On Sun, Mar 19, 2017 at 12:15 AM, Pavan Deolasee
<pavan.deola...@gmail.com> wrote:
>> It seems like an important invariant for WARM is that any duplicate
>> index values ought to have different TIDs (actually, it's a bit
>> stricter than that, since btrecheck() cares about simple binary
>> equality).
> Yes. I think in the current code, indexes can never duplicate TIDs (at least
> for btrees and hash). With WARM, indexes can have duplicate TIDs, but iff
> index values differ. In addition there can only be one more duplicate and
> one of them must be a Blue pointer (or a non-WARM pointer if we accept the
> new nomenclature proposed a few mins back).

It looks like those additional Red/Blue details are available right
from the IndexTuple, which makes the check a good fit for amcheck (no
need to bring the heap into it).

>> You wouldn't have to teach amcheck about the heap, because a TID that
>> points to the heap can only be duplicated within a B-Tree index
>> because of WARM. So, if we find that two adjacent tuples are equal,
>> check if the TIDs are equal. If they are also equal, check for strict
>> binary equality. If strict binary equality is indicated, throw an
>> error due to invariant failing.
> Wouldn't this be much more expensive for non-unique indexes?

Only in the worst case, where there are many many duplicates, and only
if you insisted on being completely comprehensive, rather than merely
very comprehensive. That is, you can store the duplicate TIDs in local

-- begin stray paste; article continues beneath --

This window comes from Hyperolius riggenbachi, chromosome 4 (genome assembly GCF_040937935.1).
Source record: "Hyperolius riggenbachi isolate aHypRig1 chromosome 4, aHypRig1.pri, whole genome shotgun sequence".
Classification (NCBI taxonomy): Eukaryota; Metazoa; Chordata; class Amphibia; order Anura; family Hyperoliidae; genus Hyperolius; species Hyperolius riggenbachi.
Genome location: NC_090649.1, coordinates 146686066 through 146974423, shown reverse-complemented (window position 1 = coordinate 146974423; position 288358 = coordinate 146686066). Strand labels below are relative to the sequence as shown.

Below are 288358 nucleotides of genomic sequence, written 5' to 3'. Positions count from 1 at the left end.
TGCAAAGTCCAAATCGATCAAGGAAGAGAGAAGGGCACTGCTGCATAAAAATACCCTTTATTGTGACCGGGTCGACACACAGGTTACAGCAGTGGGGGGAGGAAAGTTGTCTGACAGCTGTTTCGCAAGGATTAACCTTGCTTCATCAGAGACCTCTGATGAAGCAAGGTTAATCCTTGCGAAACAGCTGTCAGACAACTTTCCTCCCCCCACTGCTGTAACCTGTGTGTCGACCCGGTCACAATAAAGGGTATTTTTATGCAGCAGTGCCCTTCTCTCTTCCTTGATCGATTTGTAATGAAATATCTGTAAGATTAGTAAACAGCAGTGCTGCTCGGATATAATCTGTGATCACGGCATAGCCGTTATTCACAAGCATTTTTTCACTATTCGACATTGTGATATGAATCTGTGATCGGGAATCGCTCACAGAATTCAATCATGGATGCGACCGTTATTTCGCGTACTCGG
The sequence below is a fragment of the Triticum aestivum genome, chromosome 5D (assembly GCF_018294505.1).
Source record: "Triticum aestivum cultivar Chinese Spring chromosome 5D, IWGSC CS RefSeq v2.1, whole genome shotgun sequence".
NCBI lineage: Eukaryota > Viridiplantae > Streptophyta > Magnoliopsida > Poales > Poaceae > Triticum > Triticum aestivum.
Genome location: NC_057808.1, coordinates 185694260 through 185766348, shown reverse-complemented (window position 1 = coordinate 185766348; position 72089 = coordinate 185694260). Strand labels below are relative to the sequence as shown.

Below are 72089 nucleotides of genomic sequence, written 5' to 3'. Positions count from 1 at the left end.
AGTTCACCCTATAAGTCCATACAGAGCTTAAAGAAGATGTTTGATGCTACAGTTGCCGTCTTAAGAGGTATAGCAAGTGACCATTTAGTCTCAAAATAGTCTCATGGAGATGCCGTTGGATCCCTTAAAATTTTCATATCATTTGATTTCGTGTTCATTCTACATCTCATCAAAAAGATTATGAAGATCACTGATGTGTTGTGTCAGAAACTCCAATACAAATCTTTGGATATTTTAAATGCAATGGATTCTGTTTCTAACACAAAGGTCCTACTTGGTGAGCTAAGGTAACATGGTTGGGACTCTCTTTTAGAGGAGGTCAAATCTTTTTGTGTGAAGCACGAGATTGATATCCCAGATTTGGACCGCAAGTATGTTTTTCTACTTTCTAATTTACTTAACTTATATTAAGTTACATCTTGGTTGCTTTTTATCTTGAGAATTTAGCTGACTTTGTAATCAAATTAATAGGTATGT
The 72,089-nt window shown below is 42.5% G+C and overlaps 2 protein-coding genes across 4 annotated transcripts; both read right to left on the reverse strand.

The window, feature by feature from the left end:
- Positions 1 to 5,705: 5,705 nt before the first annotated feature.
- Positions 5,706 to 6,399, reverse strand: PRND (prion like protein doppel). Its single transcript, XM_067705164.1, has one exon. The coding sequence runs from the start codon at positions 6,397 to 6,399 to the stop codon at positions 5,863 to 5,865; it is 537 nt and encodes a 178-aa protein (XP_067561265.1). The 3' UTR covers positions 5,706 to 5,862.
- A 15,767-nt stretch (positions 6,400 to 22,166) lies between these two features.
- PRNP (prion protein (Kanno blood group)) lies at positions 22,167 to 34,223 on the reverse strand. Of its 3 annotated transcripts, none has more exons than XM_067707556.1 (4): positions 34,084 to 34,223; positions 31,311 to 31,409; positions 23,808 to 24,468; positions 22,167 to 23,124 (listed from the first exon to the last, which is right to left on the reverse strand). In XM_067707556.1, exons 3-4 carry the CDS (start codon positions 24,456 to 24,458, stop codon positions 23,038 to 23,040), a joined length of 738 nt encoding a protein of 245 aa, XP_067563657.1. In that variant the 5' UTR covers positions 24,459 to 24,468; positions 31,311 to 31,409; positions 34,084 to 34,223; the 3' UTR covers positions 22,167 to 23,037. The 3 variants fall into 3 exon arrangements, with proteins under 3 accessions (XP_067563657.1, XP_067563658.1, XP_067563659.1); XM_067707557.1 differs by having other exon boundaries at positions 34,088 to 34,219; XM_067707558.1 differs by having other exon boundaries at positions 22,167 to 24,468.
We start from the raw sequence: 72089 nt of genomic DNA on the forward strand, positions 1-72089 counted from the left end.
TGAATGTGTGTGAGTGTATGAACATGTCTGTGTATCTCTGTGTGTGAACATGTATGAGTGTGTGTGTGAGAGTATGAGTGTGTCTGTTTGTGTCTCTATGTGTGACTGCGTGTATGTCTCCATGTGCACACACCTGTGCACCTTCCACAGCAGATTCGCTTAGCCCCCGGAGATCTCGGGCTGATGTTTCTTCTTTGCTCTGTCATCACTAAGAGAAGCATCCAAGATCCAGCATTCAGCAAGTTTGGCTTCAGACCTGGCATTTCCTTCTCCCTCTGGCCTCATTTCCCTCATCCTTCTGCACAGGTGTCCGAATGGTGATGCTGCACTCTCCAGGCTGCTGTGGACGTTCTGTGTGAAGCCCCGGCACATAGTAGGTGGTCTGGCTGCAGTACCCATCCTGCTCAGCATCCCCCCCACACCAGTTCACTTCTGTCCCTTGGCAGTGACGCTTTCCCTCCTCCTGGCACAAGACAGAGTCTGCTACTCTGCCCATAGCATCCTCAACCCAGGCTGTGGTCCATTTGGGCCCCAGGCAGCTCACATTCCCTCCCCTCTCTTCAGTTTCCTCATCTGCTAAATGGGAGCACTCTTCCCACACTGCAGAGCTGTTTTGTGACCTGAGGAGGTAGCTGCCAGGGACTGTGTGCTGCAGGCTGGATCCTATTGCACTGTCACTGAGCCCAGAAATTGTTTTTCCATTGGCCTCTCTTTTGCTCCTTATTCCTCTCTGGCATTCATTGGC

memory up to a quasi-arbitrary budget, since you do have to make sure
that any local buffer cannot grow in an unbounded fashion. Certainly,
if you stored 10,000 TIDs, there is always going to be a theoretical
case where that wasn't enough. But you can always say something like
that. We are defending against Murphy here, not Machiavelli.

You're going to have to qsort() a particular value's duplicate TIDs
once you encounter a distinct value, and therefore need to evaluate
the invariant. That's not a big deal, because sorting less than 1,000
items is generally very fast. It's well worth it. I'd probably choose
a generic budget for storing TIDs in local memory, and throw out half
of the TIDs when that budget is exceeded.

I see no difficulty with race conditions when you have only an
AccessShareLock on target. Concurrent page splits won't hurt, because
you reliably skip over those by always moving right. I'm pretty sure
that VACUUM killing IndexTuples that you've already stored with the
intention of sorting later is also not a complicating factor, since
you know that the heap TIDs that are WARM root pointers are not going
to be recycled in the lifetime of the amcheck query such that you get
a false positive.

A WARM check seems like a neat adjunct to what amcheck does already.
It seems like a really good idea for WARM to buy into this kind of
verification. It is, at worst, cheap insurance.

Peter Geoghegan

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